Give today to amplify Haas impact in our communities

Talented, passionate leaders choose the Haas School of Business to get their MBAs and to learn to use their skills to solve our toughest social problems.

The Center for Nonprofit and Public Leadership (CNPL) at Berkeley-Haas prepares students to have social impact across sectors and throughout their lives. Each year, hundreds of Haas MBAs participate on community boards, consult to nonprofit organizations, and get the training they need to solve the kinds of vexing challenges we’ve yet to conquer. Expert faculty – like Paul Jansen, who founded McKinsey & Company’s social sector consulting practice – are in the classroom and in the field to prepare Haas leaders to change the world.

Destiny Arts CenterDestiny Arts Center, in Oakland, has benefited from the work of Berkeley-Haas students through eight years in the Berkeley Board Fellows program. Destiny Arts Center uses dance, theater and martial arts to help youth counter very tough realities – like rape and gang violence. The enclosed picture shows the vitality and optimism that Destiny Arts fosters through their work.

You can ensure our ability to serve organizations like Destiny Arts by making a gift to support CNPL and Berkeley-Haas today. CNPL is 100% self supported – through earned revenue and gifts like yours.

  • A gift of $250 will support one nonprofit in the Berkeley Board Fellows program.
  • A gift of $500 will help us train a student to serve as a Berkeley Board Fellow.
  • A gift of $1,000 will help us assess the impact of a Berkeley Board Fellows project.

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Imagine the breakthroughs our community can achieve if we leverage the power of a Berkeley-Haas education. Your gift today can make this change happen.

 

 

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Alumni Spotlight – Scott Orn

scott ornbScott Orn, BS 99
Co-Founder of Ben’s Friends: bensfriends.org @bensfriends
Director of Community Products at Callisto Media

Scott Orn, BS 99, receives about 25 “thank you” notes every day. They’re from patients and supporters across the world whose lives have been changed by Ben’s Friends, an online community that he and friend Ben Munoz founded to help people with rare diseases find support and share information.

Seven years ago, as Ben recovered from arteriovenous malformation, a rare brain aneurysm, he could not find a single person who had his condition – offline or online – with whom he could talk and connect. As a result Scott and Ben started the first Ben’s Friends community, AVMsurvivors.org. It took off immediately. They then started two more communities, livingwithataxia.org and livingwithtn.org. Soon afterward members began volunteering to help moderate and transform the communities into “kind of a mini-Wikipedia.” Today, Ben’s Friends is the second largest rare disease community in the world, with 33 community sites and over 200 volunteer moderators. In October alone it served 125,000 patients and loved ones and is growing about 10% per month.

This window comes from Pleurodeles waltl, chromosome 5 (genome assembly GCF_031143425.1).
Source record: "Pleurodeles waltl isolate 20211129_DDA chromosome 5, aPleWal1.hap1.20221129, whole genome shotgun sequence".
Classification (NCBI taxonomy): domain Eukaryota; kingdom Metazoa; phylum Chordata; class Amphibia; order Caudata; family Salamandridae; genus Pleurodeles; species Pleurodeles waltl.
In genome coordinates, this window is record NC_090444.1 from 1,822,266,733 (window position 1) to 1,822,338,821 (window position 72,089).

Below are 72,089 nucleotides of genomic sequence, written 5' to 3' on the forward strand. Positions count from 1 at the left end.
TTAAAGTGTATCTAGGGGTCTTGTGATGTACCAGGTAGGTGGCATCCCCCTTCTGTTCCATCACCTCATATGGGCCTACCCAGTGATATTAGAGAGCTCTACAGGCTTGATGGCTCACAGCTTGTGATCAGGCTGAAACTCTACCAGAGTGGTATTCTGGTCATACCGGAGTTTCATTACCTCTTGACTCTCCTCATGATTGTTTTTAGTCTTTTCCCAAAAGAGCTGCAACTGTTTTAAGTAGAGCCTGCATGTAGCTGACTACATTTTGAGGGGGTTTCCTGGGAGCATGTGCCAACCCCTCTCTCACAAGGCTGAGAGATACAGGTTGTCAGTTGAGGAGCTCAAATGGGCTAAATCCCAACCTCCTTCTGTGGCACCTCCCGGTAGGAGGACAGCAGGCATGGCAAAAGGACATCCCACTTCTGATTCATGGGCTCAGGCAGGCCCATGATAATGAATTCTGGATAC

ben's friends logo“It feels really good to bring so much joy and relief to people across the world,” Scott said. “I could never walk away from that feeling and from the 200+ volunteer moderators who have been on this journey with us. They are the bravest people in the world – choosing to help others while they too are combating their disease.”

Ben’s Friends is also a very efficient nonprofit, with an annual budget of just over $35,000 a year and a waiting list of about 100 communities that people write in asking it to start.

Scott attributes his ability to create such a strong network to his and Ben’s business backgrounds, which have guided their decisions in two ways:

  1. Using Lean Startup methods: They run many little experiments, keep the burn rate low, and invest as much as possible into the ones with positive results. One such project was the Rare Disease Doctors Database, in which a developer donated his time to create a prototype through which patients could find a doctor who was familiar with their condition. The prototype was met with positive responses from the patients, so it was grown into a more functional database.  In fact, LinkedIn.com liked the Doctors Database project so much, they supported it with a $10,000 grant.
  2. Incorporating organizational behavior principles: They built an organization where volunteer moderators take ownership of their community. The moderators serve as catalysts, greeting new members and policing the community to keep it positive. The moderators then share the best practices within a community of only moderators. Now, Ben’s Friends has an elite group of seasoned moderators who coach and counsel new moderators. Ben’s Friends is organizational behavior for impact, not profit.

Impact of Ben’s Friends

According to the community’s survey, over 75% of the members said that information and relationships they develop on Ben’s Friends positively impacts their treatment decisions. In addition, 80% responded that being part of the Ben’s Friends community makes them feel better and has helped accelerate their recovery.

Scott’s most memorable experience with Ben’s Friends was during one of the nights he was moderating the site, when the nonprofit was still new. He saw a post from a teenager on the East Coast who could not sleep because she had a doctor’s appointment the next morning.